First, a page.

Not too long ago I participated in a very insightful conversation about document cameras in one of my LinkedIn groups, which I am beginning to enjoy using as a viable educational technology networking source, and I was amazed and the information given. The initial questions was centered around finding the best document camera to use on a modest budget. I didn’t know that there are thousands of document cameras being marketed as the supreme educational tool for the classroom. However, the overwhelming response were that many people, teachers and schools are going away from document cameras and are beginning to use iPads as a replacement. So, I begin to do some research and with the help from one of the contributors to the conversation, I found two new tools that would make this not only possible, but a ton of fun.

One of the challenges of using iPads in the classroom so far is displaying content from the teacher’s iPad directly to the projector screen. Many are using Apple TV and using AirPlay to mirror the content directly to the screen. AirPlay lets you show exactly what’s on your iPhone 4S or iPad screen to everyone in the room. You can display webpages, games, photos, videos, documents and even Skype using your iPad and display it on the big board. All this works wirelessly allowing the teacher to roam around the room and keep the students engaged.

At the fraction of the cost, a great alternative is the Reflection App. This app is adding to your laptop or desktop attached to your projector and uses AirPlay to mirror not only your projector, but you can also mirror your desktop onto your ipad. What’s even cooler is you can screen capture your ipad as your a demonstrating a cool concept or game. Now you have an instructional video that can be loaded to YouTube, Vimeo, Viddler, etc. for future educational reference.

The problem is, holding the darn thing in order to use it as a document camera. Where here lies this neet tool called Justand. Justand is a simple yet powerful tool that adds functionality to your ipad as a document camera. As a matter of fact, that what it marketed as, the iPad Document Camera. The following video gives you a brief overview of how Justand can be used with the iPad and the Reflection App.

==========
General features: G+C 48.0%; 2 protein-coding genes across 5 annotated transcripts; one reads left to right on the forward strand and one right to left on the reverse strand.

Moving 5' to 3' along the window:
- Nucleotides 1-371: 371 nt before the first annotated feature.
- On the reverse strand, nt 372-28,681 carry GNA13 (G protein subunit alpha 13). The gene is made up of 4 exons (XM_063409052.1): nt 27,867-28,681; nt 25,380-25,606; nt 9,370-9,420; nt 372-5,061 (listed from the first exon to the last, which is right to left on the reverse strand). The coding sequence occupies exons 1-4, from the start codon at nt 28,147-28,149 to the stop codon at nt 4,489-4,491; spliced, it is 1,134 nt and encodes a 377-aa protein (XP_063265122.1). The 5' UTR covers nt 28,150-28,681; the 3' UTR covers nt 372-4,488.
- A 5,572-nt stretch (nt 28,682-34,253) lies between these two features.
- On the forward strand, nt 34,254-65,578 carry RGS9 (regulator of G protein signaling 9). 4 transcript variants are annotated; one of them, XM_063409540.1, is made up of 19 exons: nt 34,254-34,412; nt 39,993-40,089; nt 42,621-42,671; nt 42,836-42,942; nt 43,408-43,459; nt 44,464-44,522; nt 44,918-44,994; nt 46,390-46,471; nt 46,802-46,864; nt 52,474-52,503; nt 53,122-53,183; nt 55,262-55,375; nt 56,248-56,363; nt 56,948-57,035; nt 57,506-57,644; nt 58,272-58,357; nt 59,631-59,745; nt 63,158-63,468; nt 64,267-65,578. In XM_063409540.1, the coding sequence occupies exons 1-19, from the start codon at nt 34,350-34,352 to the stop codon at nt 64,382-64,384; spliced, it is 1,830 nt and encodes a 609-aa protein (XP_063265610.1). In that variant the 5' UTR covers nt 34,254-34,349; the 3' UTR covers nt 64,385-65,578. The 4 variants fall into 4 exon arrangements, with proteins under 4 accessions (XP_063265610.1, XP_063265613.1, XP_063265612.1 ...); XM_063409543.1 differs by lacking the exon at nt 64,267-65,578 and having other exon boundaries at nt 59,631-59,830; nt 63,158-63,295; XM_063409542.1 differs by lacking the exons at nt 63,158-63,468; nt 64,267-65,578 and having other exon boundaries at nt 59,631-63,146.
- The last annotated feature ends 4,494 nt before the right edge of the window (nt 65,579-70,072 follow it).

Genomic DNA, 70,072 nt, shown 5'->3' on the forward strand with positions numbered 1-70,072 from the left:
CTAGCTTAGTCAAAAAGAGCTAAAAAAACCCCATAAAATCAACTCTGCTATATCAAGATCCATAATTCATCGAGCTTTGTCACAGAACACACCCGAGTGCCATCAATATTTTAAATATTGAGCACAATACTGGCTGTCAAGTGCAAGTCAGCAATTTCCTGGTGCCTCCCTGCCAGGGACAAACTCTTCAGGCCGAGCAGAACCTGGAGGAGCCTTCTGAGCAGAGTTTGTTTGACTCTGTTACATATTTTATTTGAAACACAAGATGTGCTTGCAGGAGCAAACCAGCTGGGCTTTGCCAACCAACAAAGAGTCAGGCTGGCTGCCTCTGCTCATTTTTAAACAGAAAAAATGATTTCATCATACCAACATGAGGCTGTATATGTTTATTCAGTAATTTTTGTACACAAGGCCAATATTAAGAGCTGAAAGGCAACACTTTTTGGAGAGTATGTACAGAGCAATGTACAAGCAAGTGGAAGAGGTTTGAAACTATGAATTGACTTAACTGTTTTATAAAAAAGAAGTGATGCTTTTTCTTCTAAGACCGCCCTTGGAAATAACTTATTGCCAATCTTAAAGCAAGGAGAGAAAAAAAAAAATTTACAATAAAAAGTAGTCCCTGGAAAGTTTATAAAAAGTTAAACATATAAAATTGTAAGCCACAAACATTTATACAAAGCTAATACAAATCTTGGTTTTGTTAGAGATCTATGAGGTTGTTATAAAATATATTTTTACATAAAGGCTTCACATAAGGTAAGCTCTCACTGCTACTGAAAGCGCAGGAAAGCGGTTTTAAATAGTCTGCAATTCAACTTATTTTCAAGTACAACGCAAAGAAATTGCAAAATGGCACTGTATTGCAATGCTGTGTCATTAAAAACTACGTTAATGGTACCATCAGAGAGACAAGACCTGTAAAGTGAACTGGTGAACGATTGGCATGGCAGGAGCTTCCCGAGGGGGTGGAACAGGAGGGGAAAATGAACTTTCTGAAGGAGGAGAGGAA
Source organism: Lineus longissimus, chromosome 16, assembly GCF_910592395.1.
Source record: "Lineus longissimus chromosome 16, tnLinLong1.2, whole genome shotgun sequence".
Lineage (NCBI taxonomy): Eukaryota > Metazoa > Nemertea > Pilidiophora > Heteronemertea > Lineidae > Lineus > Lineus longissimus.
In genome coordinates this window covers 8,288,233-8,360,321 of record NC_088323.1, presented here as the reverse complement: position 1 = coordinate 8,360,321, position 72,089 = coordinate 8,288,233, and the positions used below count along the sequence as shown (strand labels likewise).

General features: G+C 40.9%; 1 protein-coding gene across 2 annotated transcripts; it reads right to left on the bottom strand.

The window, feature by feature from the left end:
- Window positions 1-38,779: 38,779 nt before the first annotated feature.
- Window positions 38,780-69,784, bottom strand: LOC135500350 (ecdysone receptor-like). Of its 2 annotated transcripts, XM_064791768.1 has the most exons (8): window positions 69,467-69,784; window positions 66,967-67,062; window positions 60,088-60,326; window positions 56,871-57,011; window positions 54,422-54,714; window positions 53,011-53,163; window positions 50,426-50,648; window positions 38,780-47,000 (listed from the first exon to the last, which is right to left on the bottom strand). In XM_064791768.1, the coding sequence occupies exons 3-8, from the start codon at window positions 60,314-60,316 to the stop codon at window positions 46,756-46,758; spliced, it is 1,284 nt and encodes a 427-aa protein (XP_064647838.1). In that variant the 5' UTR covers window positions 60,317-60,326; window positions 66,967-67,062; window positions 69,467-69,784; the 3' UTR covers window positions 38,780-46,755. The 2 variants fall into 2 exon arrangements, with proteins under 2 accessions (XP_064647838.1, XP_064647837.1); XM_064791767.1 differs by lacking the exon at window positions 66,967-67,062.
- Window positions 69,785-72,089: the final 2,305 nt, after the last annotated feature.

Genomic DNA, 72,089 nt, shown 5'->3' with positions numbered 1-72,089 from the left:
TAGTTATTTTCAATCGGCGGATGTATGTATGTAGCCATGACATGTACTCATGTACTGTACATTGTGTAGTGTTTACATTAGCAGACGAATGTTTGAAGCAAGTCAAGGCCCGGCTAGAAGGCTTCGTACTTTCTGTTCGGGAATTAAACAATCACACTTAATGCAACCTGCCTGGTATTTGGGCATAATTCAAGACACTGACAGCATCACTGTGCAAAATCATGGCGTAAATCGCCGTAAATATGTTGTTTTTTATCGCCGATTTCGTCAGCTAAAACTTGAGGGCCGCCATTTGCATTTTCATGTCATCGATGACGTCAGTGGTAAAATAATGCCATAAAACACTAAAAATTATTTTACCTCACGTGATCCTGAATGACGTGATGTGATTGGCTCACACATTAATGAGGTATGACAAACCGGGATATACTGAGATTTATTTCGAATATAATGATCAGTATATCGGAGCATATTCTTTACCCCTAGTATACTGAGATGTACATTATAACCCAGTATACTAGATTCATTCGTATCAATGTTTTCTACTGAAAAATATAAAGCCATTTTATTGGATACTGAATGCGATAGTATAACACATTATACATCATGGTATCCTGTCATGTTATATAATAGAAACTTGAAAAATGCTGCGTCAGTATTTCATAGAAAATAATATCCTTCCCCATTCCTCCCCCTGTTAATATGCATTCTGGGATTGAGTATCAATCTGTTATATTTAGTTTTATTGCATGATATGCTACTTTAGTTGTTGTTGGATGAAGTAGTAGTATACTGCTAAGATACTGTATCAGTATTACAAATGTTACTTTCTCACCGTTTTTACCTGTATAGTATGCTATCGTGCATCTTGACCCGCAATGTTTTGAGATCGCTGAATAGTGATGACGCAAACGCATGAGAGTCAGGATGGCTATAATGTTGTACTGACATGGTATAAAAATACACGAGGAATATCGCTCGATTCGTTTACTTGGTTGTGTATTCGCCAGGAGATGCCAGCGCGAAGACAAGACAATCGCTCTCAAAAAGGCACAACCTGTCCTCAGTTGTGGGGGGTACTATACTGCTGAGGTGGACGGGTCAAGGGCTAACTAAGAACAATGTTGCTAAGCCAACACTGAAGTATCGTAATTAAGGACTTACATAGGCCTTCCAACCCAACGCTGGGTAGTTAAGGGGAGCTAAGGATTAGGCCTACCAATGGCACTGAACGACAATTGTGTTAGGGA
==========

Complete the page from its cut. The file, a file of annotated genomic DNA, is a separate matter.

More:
Make It Take It – Camp Style

Image

The lazy days of summer are a thing of the past. With the ability for kids to collaborate online, Google+ has come up with a fantastic concept for the summer that could blossom into a project based juggernaut for STEM programs across the country.

 

Introducing Maker Camp on Google+

 

Maker Camp is a free online experience where teenagers have the opportunity to participate in a different project everyday from July 16 – August 24. For 30 days, 1 project will be given online to complete for a total of 30. Counselors will provide guidance and support for each project throughout the day to help to make sure teens successfully complete each task. At the end of each day, Maker Camp will host a live Google+ Hangout to display successful projects and allow teens all over the world to chime in on the experience. Each day of the week is themed to appeal to every camper’s unique interests:

• Maker Monday

• Tinkering Tuesday

• Weird Science Wednesday

• Theoretical Thursday

• Field Trip Friday

“Now every teen can experience summer camp no matter where they live because it’s online

and it’s free!” Cool thing about it is kids get to talk about their experiences online, and you know how much they love doing that.

 

Reengaging Students in Research and Reporting

I was having a conversation with a school librarian, excuse me, Media Specialist the other day and we were discussing research projects and how students rarely use the reference materials on the library shelves. With today’s digital child, we both understood, but we were prompted to brainstorm ways to spice up research in schools along with how students would present what they learned. Well, I ran across something that I thought would be quite intriguing, Storify.

Storify is allows a user to curate social networks to come up with a “Social Story” that brings together media scattered all over the web into a comprehensible piece narrated by the logical understanding of the user. Imagine, students would be able to comb various social sites, congregate meaningful tweets, Facebook post, google+ shouts, and put his/her own voice to convey a meaning to it all. Students can embed video and relative stories while adding headlines and text within. What you end up with is a meaningful, real-life, and engaging research paper and presentation in one neatly put together space and you can even go viral with the finish product to accumulate more knowledge. I truly believe that in order to reach today’s student, we have to meet them where they are, I believe this could possibly be a tool that would do just that.